Alexandra M. Lord
The Johns Hopkins University Press
224 pages. $40.
This fascinating history of the past hundred years of sex education in America explores public and private efforts to eradicate sexually transmitted diseases and promote healthy sexual behavior. It also reveals our hang-up, Alexandra Lord observes: “Americans’ uneasiness with sexual behavior.”
Having been a historian with the U.S. Public Health Service (PHS), Lord shares her insider’s view of how the PHS promotes sex education as a public health issue.
In the early 20th century, syphilis and gonorrhea threatened everyone, regardless of class or race, so sex education appealed to all, Lord explains. But when these diseases became identified with groups such as minorities or homosexuals, eradication campaigns were attacked as welfare programs. As the pendulum continues to swing between seeing sex education as medical science or morality, the public has become polarized.
Today, through a “complex mosaic of private-public partnerships,” the government provides sex education funding to a variety of organizations – conservative, progressive, secular and religious. Private groups struggle to control the agenda amid complaints of “federal bureaucratic meddling.” Lord shows that what our children need to learn for their sexual health has been sidelined by political maneuvering.
To understand how we got here and where to go next, Lord shows us where we’ve been, describing each sex education campaign launched since World War I – enhancing the details with illustrations and slogans from period films, posters and pamphlets that bring each era to life. Much of our national identity is revealed in colorful details such as these:
• As World War I ended, the 1918 People’s War began, with a public outcry about the “moral corruption” of young women. The Public Health Service launched the first government-sponsored sex education, a “wholesome” program covering reproduction, child care and marriage – without mentioning birth control.
• During World War II, the American military distributed 50 million condoms a month to soldiers.
• Skyrocketing teen pregnancy rates in 1957 were obscured by how records were kept: Pregnancies weren’t counted when girls lived with their parents or hid until they gave up their babies for adoption, obtained illegal abortions or married because of pregnancy. By 1959, almost half of all brides were under 19.
• Between 1959 and 1979, the Sexual Revolution meant Americans finally acknowledged reality, with the availability of the birth control pill, the legalization of abortion and interracial marriage, the recognition that women are not responsible for rape, the rejection of the belief that homosexuality is a mental illness, and the acceptance of unmarried couples living together openly.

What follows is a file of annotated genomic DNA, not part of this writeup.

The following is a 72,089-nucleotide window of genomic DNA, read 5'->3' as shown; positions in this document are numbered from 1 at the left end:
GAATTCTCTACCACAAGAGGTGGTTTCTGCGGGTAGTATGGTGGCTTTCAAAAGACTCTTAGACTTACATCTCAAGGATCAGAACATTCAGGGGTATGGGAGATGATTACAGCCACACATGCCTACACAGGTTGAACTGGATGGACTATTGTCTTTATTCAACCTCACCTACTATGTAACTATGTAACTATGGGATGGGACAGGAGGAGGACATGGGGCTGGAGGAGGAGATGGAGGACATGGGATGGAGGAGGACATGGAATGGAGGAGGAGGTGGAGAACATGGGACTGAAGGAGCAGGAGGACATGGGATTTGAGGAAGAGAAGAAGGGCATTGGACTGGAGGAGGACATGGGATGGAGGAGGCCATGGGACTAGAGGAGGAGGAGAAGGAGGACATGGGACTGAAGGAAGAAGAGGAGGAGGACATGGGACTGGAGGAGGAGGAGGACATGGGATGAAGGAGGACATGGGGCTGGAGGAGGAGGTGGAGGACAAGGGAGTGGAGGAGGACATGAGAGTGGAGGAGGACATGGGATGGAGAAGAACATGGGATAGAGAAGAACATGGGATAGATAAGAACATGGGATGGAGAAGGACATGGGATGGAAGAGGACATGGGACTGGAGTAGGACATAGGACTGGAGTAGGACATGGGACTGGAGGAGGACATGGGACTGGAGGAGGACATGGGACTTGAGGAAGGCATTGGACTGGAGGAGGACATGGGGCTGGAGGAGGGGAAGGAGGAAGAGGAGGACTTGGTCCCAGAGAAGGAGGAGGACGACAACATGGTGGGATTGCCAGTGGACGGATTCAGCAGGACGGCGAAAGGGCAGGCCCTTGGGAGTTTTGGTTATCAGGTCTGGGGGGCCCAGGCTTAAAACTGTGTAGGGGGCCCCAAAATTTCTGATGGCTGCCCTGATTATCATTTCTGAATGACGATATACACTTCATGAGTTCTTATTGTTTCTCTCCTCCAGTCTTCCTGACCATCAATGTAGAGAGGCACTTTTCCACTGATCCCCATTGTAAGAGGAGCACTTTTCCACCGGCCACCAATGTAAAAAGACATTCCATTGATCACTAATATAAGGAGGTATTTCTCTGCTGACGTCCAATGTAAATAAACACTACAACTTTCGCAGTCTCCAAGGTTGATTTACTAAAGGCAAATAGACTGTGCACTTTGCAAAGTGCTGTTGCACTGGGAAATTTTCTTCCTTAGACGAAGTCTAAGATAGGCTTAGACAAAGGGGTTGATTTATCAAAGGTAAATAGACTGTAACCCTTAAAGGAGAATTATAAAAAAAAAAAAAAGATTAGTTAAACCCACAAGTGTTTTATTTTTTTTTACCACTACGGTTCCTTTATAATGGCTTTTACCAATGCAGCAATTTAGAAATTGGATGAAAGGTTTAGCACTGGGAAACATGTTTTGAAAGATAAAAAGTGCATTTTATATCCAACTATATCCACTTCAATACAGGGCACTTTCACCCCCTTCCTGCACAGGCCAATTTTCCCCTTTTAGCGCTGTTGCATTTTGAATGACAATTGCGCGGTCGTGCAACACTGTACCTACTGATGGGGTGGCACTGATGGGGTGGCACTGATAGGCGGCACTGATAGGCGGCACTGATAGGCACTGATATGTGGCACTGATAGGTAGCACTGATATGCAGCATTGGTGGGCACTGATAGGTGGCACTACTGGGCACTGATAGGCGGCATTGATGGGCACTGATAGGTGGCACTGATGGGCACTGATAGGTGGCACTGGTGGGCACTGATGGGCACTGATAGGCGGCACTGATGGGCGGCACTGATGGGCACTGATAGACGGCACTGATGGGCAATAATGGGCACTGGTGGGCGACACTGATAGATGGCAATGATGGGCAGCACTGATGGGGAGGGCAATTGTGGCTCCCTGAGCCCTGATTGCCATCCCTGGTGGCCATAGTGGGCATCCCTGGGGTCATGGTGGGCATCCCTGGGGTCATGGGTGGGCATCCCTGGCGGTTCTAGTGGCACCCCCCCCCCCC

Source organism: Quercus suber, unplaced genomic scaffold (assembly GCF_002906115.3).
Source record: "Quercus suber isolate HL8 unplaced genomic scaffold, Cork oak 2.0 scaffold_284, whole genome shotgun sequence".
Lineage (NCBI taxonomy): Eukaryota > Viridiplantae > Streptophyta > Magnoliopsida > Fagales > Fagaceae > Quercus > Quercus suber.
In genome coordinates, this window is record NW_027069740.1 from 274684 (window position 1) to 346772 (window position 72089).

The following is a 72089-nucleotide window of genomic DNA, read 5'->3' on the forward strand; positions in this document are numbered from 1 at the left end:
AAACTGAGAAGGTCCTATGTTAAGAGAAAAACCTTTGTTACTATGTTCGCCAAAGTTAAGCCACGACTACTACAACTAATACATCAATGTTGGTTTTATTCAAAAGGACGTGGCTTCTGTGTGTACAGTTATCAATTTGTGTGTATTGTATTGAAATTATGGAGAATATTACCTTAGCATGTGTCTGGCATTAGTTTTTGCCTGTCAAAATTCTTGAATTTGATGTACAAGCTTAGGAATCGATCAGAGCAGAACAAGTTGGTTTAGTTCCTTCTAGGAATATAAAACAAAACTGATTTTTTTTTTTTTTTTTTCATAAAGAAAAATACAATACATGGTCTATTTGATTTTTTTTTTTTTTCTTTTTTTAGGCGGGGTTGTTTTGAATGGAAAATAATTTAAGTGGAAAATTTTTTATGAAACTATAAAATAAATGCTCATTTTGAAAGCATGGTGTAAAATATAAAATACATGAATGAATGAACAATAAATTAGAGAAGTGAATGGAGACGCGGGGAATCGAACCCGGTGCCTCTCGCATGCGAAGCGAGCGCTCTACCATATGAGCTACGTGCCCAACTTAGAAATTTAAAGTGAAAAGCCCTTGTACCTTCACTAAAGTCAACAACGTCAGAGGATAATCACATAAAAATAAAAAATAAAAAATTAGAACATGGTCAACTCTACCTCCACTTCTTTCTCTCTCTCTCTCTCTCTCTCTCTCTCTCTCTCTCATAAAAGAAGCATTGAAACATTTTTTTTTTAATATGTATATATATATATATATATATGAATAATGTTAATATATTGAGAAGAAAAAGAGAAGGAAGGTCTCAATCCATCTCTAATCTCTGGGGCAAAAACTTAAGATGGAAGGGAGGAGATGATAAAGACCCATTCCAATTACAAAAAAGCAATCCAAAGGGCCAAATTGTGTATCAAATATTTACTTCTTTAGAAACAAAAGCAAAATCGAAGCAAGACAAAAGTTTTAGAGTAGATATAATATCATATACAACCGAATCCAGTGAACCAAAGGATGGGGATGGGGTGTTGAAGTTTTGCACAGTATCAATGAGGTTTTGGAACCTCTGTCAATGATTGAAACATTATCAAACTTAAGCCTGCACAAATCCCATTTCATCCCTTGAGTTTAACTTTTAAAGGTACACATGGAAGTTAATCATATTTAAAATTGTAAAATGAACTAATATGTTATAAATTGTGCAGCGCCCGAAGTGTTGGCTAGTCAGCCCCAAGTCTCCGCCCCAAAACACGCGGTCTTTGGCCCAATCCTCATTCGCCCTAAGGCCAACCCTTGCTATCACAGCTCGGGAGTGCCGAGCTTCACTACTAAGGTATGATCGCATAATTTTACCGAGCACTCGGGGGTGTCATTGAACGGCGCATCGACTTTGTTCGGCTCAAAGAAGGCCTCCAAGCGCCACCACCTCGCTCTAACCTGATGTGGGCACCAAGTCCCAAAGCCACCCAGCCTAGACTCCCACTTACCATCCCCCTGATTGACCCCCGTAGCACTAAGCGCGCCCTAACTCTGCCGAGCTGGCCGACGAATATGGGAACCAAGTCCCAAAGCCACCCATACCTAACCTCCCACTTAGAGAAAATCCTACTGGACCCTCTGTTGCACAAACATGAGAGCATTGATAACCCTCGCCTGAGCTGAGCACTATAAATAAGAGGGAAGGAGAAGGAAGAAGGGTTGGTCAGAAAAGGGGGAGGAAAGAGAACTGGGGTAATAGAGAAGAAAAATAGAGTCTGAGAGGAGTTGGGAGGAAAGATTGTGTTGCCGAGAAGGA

• Early 1970s parents clung to the belief that their children would refrain from sexual experimentation, as urged by the Public Health Service’s sex education pamphlet – its message unchanged since the 1920s.
• In 1977, the PHS released its first pamphlet about teen pregnancy with frank discussion of birth-control methods and the right to obtain an abortion.
• By the mid-1980s, the Religious Right emerged, with parents protesting sex education in schools and taking their views to the ballot box, just in time for the AIDS epidemic.
What strikes the reader is the endless cycle of rediscovering, each decade or so, that rates of sexually transmitted disease and teen pregnancy are rising – and something must be done about it. Because that “something” has rarely acknowledged the reality of teen sexual behavior, the cycle continues.
In the last 25 years, the collision of politics, religion and sex education has become hopelessly divisive. From the Reagan presidency to that of George W. Bush, Lord chronicles each step.
She highlights Surgeon General C. Everett Koop’s landmark 1985 public report on AIDS as a rare, unifying force. An evangelical Christian who did not allow his personal beliefs about homosexuality to halt his vital message about preventing disease, Koop influenced behavior in a public health crisis with “nonjudgmental” and “extraordinarily explicit language,” Lord writes. A simple brochure based on this report was mailed directly to 114 million Americans in 1988. More than 80 percent of the population believed that schools should teach comprehensive sex education, which more than 93 percent of schools provided.
The abstinence-only vs. comprehensive sex education wars began in earnest as the Reagan administration’s Adolescent Family Life Act changed federally funded sex education. By 1999, schools had stopped providing birth-control information. After $1 billion went to abstinence education between 1996 and 2005, the U.S. had the highest teen pregnancy rate among the world’s industrialized nations.
Now more than half of all teens have sex by age 19 – and 88 percent of teens who have taken abstinence pledges have violated them, Lord writes. Instead of ensuring that teens won’t engage in sex, conservative sex education programs merely assure the public that we won’t be forced “to acknowledge unpleasant truths about our behavior,” Lord writes. But as of 2007, 14 states had abandoned millions of dollars in federal funding to return to comprehensive sex education.
If our government’s efforts to provide sex education become irrelevant, Lord asks in closing, “What will the consequences be for the vast majority of Americans who have depended on the federal government to provide them with the sex education they need and want?”
Will we ever get sex education right in America? (800) 537-5487, http://www.press.jhu.edu.